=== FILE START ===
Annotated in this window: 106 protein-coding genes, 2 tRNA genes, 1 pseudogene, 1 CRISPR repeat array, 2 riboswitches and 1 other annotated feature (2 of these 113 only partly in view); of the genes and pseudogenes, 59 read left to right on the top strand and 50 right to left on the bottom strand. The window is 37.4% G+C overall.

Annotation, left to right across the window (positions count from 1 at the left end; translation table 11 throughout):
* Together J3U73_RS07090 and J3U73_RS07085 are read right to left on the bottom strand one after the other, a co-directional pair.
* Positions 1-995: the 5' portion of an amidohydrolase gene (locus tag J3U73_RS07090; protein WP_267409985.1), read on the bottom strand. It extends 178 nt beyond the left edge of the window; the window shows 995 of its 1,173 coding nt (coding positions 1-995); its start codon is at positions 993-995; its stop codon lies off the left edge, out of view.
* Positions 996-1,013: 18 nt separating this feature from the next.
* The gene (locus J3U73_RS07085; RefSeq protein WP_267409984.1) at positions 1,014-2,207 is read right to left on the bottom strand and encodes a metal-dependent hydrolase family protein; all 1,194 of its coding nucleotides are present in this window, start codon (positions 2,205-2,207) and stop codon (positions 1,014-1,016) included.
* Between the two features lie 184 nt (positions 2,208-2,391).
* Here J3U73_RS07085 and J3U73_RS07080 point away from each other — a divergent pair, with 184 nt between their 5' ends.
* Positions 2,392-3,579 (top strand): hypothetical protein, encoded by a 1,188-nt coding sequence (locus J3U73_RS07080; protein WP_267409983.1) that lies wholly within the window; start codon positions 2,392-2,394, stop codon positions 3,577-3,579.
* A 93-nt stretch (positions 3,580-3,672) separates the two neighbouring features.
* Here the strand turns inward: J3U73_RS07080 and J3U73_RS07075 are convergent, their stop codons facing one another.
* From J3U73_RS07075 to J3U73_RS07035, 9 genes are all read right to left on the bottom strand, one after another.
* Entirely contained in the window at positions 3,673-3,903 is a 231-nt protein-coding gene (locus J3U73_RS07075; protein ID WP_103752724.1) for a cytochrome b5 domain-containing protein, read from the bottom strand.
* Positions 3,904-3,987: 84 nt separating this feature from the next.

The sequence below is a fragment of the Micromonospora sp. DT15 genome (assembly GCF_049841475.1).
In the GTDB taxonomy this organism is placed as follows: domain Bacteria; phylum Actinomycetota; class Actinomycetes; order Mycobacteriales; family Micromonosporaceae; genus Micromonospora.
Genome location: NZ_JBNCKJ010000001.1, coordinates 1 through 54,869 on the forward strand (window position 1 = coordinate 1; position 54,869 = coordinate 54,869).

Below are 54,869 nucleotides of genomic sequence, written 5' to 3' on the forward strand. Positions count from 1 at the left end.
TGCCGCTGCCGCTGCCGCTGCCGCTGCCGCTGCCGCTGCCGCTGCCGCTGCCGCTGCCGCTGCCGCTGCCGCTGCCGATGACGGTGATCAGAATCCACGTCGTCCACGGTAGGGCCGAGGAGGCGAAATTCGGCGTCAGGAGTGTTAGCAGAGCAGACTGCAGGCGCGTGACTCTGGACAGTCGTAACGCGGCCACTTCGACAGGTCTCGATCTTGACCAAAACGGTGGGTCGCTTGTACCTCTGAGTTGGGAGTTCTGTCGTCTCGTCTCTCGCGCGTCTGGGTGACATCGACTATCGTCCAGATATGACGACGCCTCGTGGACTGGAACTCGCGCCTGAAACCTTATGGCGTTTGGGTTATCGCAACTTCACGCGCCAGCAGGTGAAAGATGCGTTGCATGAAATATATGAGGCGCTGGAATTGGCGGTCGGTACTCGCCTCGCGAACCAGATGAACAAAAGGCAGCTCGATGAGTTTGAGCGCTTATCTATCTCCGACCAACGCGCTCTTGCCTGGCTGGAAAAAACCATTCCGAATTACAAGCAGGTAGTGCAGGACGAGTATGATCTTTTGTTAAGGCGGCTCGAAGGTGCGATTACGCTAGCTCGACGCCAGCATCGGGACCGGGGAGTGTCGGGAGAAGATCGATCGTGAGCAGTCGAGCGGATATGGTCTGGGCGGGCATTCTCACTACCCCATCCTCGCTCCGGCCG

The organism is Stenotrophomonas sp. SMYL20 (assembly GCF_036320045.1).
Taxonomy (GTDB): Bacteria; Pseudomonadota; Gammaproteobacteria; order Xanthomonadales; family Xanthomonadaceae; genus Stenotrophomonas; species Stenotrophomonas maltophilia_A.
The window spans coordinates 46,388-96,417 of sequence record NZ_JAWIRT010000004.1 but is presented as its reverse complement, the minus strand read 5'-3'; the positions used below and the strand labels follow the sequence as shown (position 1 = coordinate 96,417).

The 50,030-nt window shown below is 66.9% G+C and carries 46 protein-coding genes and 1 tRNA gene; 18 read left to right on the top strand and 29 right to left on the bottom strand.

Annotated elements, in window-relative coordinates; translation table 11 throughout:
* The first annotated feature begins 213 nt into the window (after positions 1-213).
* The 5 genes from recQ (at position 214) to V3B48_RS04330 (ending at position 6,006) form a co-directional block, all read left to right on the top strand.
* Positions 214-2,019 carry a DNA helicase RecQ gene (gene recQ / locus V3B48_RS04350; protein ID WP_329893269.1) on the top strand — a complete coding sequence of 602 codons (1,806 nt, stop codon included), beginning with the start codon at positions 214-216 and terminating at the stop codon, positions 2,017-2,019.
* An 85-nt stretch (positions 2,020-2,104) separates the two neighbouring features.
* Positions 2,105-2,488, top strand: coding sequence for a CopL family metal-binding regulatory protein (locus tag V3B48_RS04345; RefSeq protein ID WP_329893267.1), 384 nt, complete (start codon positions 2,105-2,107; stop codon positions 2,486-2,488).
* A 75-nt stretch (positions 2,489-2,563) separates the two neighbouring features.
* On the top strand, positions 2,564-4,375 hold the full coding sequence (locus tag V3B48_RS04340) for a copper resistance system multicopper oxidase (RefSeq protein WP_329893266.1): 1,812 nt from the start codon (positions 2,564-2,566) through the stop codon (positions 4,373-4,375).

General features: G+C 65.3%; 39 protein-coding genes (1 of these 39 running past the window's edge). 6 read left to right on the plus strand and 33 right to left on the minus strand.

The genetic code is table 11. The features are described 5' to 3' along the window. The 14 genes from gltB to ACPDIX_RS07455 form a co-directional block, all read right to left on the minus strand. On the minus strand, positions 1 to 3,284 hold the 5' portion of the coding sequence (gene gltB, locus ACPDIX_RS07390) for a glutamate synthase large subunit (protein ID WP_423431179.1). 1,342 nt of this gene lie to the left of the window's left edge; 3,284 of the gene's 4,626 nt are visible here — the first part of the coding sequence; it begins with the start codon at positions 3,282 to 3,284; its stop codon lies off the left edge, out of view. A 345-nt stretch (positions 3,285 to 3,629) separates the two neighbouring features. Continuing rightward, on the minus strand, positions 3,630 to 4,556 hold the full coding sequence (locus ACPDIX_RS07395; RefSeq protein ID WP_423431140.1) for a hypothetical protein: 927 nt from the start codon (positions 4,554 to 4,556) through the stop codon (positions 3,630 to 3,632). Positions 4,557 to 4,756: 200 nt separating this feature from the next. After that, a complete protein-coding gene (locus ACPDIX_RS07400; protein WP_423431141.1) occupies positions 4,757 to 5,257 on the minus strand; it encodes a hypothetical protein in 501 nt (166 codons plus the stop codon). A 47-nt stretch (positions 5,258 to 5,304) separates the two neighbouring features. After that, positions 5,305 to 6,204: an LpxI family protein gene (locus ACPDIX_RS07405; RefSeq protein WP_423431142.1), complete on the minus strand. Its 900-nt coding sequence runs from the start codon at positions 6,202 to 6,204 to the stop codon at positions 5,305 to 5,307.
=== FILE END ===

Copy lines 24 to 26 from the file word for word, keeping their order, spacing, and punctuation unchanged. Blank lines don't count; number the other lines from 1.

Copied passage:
Annotated elements, in window-relative coordinates; translation table 11 throughout:
* The first annotated feature begins 213 nt into the window (after positions 1-213).
* The 5 genes from recQ (at position 214) to V3B48_RS04330 (ending at position 6,006) form a co-directional block, all read left to right on the top strand.